It still matters

ROBERT TYCHKOWSKI -- Edmonton Sun

, Last Updated: 9:19 AM ET

RED DEER -- There was a time when Canada-Russia would clear the streets in this country, when we thought they were steely robots bent on Summit Series victories and world domination, and we couldn't decide which scared us more. But the Hammer and Sickle, a flag that struck fear and commanded respect anywhere in the Cold War world, is gone, replaced by red, white and blue stripes that could easily be mistaken for France.

The Big Red Machine, now a handful of Smaller Red Machines with a lot of Western parts, doesn't inspire the same kind of fear and loathing it did in September 1972.

But get the two old foes together, like they did last night for a standing-room crowd at the Red Deer Centrium, and it still matters, no matter how many times we've danced with the Russian Bear before.

"I've been part of it as a player in Canada Cups and World Championships and coached it last year, and it still excites you,'' said Brent Sutter, who coached the Western Hockey League All-Stars to a lopsided 6-0 victory over the Russian Selects.

SEE THE EXCITEMENT

"And you can see the excitement in the eyes of these players, too. There's still that Russian-Canadian rivalry and it's always going to be that way.

''It doesn't matter if it's 100 years ago or 100 years from now, it's always going to be that way.''

It isn't the same as when Phil Esposito was leading the troops - fans draped in Russian flags never used to sign along with Boney M's Rasputin in Canadian buildings - but when you're an 18-year-old kid with a Maple Leaf on his chest in a series that's tied 2-2, it means something.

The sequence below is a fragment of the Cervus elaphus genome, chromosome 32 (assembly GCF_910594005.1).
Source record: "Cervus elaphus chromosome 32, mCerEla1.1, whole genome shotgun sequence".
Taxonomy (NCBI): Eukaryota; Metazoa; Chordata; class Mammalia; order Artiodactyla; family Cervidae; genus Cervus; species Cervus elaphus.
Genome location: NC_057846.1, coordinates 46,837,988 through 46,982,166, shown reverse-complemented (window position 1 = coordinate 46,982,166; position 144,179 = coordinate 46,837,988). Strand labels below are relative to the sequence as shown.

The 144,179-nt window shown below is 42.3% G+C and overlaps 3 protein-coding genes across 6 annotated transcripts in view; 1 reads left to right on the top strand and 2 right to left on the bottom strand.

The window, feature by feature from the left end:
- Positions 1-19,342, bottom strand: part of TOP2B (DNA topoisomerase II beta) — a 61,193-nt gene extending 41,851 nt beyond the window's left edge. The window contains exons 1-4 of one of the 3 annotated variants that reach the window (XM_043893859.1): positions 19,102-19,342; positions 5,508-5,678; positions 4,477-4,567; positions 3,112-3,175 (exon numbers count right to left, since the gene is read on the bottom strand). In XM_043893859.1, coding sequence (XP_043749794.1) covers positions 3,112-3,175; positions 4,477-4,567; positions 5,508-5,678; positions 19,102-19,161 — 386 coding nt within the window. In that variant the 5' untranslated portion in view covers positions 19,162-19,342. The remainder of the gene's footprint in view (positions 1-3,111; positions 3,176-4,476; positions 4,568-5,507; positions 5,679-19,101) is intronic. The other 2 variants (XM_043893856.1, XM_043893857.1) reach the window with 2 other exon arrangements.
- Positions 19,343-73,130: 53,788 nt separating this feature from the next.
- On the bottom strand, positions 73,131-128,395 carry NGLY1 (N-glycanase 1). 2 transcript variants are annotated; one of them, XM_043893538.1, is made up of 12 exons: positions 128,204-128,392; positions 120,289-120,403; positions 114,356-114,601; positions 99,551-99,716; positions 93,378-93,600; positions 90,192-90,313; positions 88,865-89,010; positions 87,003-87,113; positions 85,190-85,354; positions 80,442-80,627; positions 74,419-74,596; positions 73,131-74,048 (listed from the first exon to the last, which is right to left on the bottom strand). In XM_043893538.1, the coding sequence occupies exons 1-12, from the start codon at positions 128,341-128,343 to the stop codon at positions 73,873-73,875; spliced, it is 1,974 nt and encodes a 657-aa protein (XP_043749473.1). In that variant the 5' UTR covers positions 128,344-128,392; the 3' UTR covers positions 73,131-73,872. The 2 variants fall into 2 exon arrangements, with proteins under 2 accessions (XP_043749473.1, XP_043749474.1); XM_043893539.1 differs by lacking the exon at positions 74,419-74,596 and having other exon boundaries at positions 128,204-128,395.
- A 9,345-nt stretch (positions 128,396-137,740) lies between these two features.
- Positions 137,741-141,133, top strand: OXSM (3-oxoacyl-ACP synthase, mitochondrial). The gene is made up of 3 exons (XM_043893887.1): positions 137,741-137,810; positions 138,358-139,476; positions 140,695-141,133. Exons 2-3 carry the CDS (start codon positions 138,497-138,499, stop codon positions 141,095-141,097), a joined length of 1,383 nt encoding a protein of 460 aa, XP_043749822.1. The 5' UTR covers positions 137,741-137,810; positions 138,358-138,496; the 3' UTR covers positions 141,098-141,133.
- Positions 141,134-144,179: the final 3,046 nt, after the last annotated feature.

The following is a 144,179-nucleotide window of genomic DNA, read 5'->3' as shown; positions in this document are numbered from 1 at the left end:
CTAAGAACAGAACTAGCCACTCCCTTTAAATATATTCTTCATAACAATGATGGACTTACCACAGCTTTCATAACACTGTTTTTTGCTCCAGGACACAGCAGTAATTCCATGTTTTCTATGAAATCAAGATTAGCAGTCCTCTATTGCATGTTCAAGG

"This morning in the dressing room everybody was pretty pumped up about it,'' said Dion Phaneuf, the Edmonton-born defenceman who captained the WHL team. "It's a Canada-Russia series! This has been going on for 30 years, so everyone is definitely excited to be a part of it.''

Even when there are more Russians in North America than you can swing a bag of US dollars at and most Canadian juniors today are too young to even remember what an iron curtain is.

"I think it's still pretty important, I think the shine is still there,'' said Sutter, adding it doesn't matter much that there is nothing mysterious or particularly ominous about the opponent anymore. "The world is different; European players are coming over here, North American players are going to Europe, but kids today hear stories and see tapes from way back and it excites them.''

Winger Ryan Stone wasn't even born when Paul Henderson scored and was only two years old when Paul Coffey broke up that famous two-on-one in 1987.

"Everybody's heard all those great stories about Canada-Russia, so to finally be a part of this is pretty exciting,'' said the Brandon Wheat King, who had two assists in his first-ever game against the Russians.

"Everybody knows about these two teams.''

Brett Carson, a Calgary Hitman defenceman, was playing his first ever international game of any sort. That it was against Russia is something he'll never forget.

"I just off a gruelling road trip so I was pretty tired,'' said Carson, who flew in from Vancouver yesterday morning after a seven-game, 13-day road trip.

"But the adrenaline was pumping tonight, nothing was going to slow me down.''

HAVING THEIR WAY

The same could be said for all of them. Canada had its way with the Selects, out shooting them 39-17 in a rout that could have reached double digits if not for netminder Andrei Kuznetsov.

The series is a warm-up, of course, for the World Junior Championships, where the Canadians have failed in their last six attempts at gold.

This is their last chance to impress the coaching staff (Sutter picks Team Canada's training camp invitees Monday) and send a message to the handful of last night's Russians who'll be on their national team.

The sixth and final game is tonight in Lethbridge, where a WHL win or tie clinches it.

"There's definitely a little something there,'' said Phaneuf, who's going to be a pillar on the Calgary Flames defence for years to come. "The Ontario league did a good job tying it up (after the Quebec League lost the first two games), now we have to finish it off.

"You don't want to be the team that loses to them, ever.''


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